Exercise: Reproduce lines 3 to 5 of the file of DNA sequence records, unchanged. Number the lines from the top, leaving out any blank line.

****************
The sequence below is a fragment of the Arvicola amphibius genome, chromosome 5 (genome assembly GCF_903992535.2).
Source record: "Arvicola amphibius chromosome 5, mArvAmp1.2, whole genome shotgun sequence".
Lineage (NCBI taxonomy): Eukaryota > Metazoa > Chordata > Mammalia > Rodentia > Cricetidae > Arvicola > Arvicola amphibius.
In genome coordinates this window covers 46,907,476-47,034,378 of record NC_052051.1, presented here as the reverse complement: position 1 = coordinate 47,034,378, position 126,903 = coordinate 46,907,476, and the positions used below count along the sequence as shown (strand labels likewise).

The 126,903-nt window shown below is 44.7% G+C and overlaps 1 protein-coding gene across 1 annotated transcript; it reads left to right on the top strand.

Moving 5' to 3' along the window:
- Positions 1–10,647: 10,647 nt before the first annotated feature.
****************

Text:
Lineage (NCBI taxonomy): Eukaryota > Metazoa > Chordata > Mammalia > Rodentia > Cricetidae > Arvicola > Arvicola amphibius.
In genome coordinates this window covers 46,907,476-47,034,378 of record NC_052051.1, presented here as the reverse complement: position 1 = coordinate 47,034,378, position 126,903 = coordinate 46,907,476, and the positions used below count along the sequence as shown (strand labels likewise).

The 126,903-nt window shown below is 44.7% G+C and overlaps 1 protein-coding gene across 1 annotated transcript; it reads left to right on the top strand.